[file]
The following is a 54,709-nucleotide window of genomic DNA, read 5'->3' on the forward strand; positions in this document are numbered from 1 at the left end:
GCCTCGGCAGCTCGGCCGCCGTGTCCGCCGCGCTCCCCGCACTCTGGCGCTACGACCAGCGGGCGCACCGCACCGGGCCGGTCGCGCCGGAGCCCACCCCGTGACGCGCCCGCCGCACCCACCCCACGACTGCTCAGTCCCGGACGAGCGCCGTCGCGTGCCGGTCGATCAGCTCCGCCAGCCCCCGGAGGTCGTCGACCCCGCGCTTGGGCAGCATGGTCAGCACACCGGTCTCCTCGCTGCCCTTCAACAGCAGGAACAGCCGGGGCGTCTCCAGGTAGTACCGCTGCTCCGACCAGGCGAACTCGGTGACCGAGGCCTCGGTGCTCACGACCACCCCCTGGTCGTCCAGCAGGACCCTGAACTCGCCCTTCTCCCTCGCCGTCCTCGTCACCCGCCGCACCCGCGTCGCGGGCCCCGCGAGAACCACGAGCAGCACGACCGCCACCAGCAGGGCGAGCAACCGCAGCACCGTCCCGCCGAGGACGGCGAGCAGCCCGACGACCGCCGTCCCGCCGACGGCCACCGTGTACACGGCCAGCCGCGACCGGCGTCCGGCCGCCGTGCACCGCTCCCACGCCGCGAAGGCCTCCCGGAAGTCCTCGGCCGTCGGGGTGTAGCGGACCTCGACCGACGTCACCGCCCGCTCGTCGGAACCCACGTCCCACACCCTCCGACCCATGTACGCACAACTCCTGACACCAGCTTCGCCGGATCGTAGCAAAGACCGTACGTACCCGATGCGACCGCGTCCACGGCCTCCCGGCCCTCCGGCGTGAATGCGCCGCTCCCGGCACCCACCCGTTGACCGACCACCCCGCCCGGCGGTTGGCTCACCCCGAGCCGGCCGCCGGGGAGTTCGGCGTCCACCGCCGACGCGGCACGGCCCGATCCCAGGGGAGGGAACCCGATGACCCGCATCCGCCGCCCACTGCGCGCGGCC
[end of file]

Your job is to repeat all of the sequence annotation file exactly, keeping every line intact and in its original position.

The following is a 54,709-nucleotide window of genomic DNA, read 5'->3' on the forward strand; positions in this document are numbered from 1 at the left end:
GCCTCGGCAGCTCGGCCGCCGTGTCCGCCGCGCTCCCCGCACTCTGGCGCTACGACCAGCGGGCGCACCGCACCGGGCCGGTCGCGCCGGAGCCCACCCCGTGACGCGCCCGCCGCACCCACCCCACGACTGCTCAGTCCCGGACGAGCGCCGTCGCGTGCCGGTCGATCAGCTCCGCCAGCCCCCGGAGGTCGTCGACCCCGCGCTTGGGCAGCATGGTCAGCACACCGGTCTCCTCGCTGCCCTTCAACAGCAGGAACAGCCGGGGCGTCTCCAGGTAGTACCGCTGCTCCGACCAGGCGAACTCGGTGACCGAGGCCTCGGTGCTCACGACCACCCCCTGGTCGTCCAGCAGGACCCTGAACTCGCCCTTCTCCCTCGCCGTCCTCGTCACCCGCCGCACCCGCGTCGCGGGCCCCGCGAGAACCACGAGCAGCACGACCGCCACCAGCAGGGCGAGCAACCGCAGCACCGTCCCGCCGAGGACGGCGAGCAGCCCGACGACCGCCGTCCCGCCGACGGCCACCGTGTACACGGCCAGCCGCGACCGGCGTCCGGCCGCCGTGCACCGCTCCCACGCCGCGAAGGCCTCCCGGAAGTCCTCGGCCGTCGGGGTGTAGCGGACCTCGACCGACGTCACCGCCCGCTCGTCGGAACCCACGTCCCACACCCTCCGACCCATGTACGCACAACTCCTGACACCAGCTTCGCCGGATCGTAGCAAAGACCGTACGTACCCGATGCGACCGCGTCCACGGCCTCCCGGCCCTCCGGCGTGAATGCGCCGCTCCCGGCACCCACCCGTTGACCGACCACCCCGCCCGGCGGTTGGCTCACCCCGAGCCGGCCGCCGGGGAGTTCGGCGTCCACCGCCGACGCGGCACGGCCCGATCCCAGGGGAGGGAACCCGATGACCCGCATCCGCCGCCCACTGCGCGCGGCC